Double Edged Word: U.S. again faces choice between conscience and convenience with “Armenian Genocide” resolution

Double Edged Word: U.S. again faces choice between conscience and convenience with “Armenian Genocide” resolution


The United States government is again being asked to endorse a phrase that might heal an ally: “Armenian Genocide”.

It isn’t likely to happen. Surely not while Armenia and Turkey are at least making overtures of neighborliness.

Still, the American position confounds the soul.

Armenia, landlocked, crippled by Post-Soviet-Syndrome, and with a national debt threatening insolvency, offers nothing -- except a share in the just side of moral judgment.

Turkey, with a presence in Middle East affairs, offers the U.S. strategic advantage – a chance to create holy havoc in the holy wars in which America is the anti-Allah.

The U.S. Congress has opportunity to put conscience above political expedience starting March 4 when the House Foreign Affairs Committee is scheduled to vote on House Resolution 252, calling the deaths of 1.5 million Armenians by Ottoman Turks “genocide”.

Should the resolution reach President Barack Obama, his integrity and America’s values will be tested.

Campaigning in January 2008, Obama made comments that won him votes some Armenian-Americans now regret.

“The Armenian Genocide is a widely documented fact supported by an overwhelming body of historical evidence,” Obama said. “As President I will recognize the Armenian Genocide.”

Last April in Ankara, however, he avoided the g-word. Rather, Obama said: “I want to focus not on my views right now, but on the views of the Turkish and Armenian people. If they can move forward and deal with a difficult and tragic history, then I think the entire world should encourage that.”

“Davatchan” (meaning “traitor”), responded some Armenians. The same disparagement was attached to their own President Serzh Sargsyan when he revealed last fall foreign policy “protocols” meant to open understanding and open borders between Armenia and Turkey. The protocols portended what Obama had encouraged – to “move forward”.

Forward led to a place a lot like nowhere for Armenia.

Turkey (who closed its border with Armenia in 1993 in support of Muslim cousin Azerbaijan in its war over historically-Armenian Nagorno Karabakh) effectively shut down the “normalization” process by insisting that rapprochement cannot carry on unless Armenia returns land it reclaimed from Azerbaijan.

Turkey-Azerbaijan solidarity is understood. But Turkey’s insistence on bringing Karabakh into the discussion questions whether protocol negotiators, literally, were on the same page. The drafted, debated, signed-and-sent-to-parliaments document makes no reference to the Karabakh Issue. Turkey introducing it into the protocol talks (after they were signed) is seen as unacceptable by the Armenian side.

Further, Turkey’s foreign minister has called the House resolution “blackmail” that affects the process.

Turkey has stepped on toes on this kiss and make up date, but Armenia comes to the dance hobbled by her own missteps.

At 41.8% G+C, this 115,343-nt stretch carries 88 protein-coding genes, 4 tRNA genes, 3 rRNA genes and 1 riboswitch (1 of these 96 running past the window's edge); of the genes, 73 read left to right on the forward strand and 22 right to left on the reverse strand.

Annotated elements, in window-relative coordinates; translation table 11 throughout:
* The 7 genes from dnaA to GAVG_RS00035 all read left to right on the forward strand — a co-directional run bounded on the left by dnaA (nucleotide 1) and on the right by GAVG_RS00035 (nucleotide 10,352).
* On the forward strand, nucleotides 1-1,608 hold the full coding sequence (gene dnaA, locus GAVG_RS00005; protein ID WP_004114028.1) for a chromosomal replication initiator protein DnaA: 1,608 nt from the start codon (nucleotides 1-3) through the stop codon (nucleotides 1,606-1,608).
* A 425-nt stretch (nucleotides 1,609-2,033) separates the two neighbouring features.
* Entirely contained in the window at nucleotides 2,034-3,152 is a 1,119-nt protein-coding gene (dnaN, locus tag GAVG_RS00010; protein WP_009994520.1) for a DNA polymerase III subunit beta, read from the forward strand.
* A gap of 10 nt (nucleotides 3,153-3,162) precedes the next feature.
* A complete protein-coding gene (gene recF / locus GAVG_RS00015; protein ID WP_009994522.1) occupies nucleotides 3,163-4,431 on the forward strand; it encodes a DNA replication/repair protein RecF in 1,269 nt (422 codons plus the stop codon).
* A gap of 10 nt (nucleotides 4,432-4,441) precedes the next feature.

Armenia’s current leadership lugs the burden of suspicion incumbent a presidency that came to power through confirmed fraud, mass disorder, deaths of 10 citizens, hundreds of injuries, and arrests of dozens whose crime was opposition.

Absent trustworthiness from Turkey and legitimacy from Armenia, failure to resolve these neighbors’ “difficult and tragic history” has deadly potential for a difficult and tragic future.

A large segment of Armenian Diaspora rejected the protocols from the start. (Significant Diaspora institutions endorsed the document, but their support was muted compared to contrary outcry.)

Naysayers contested a clause that calls for a “historical commission” to explore claims and counterclaims of what happened 1915-23. They reasoned that such a commission would cast doubt on (as candidate Obama called it) the “overwhelming body of historical evidence”, and in doing so would betray lost souls to whom nearly every Armenian can trace a link.

Diaspora is unhappy. Natives are uncertain. Turkey is stonewalling. Azerbaijan is threatening war.

The State Department, believed to have had a hand in drafting the protocols, has too much at stake to risk annoying the stronger side. But that isn’t to say the resolution won’t be used as leverage, blackmail’s better-dressed twin.

The least to offer with the most to gain, Armenia is practically a spectator.

Fallout over the protocols has left Armenia herself split on nearly every philosophical or political seam except one most tightly binding generations – genocide recognition.

Open borders would not save Armenia from her own flaws. Nor would confirming history guarantee a peaceful future. “Yea” or “nay” on the resolution, then, is as much about U.S. character, as Armenian necessity.

Whatever is Armenian about this diminished and divided Armenia is tied most identifiably to a people who are cut from rock. They are hard and invincible survivors, vulnerable, but not destructible by the harm of words – except perhaps one not spoken.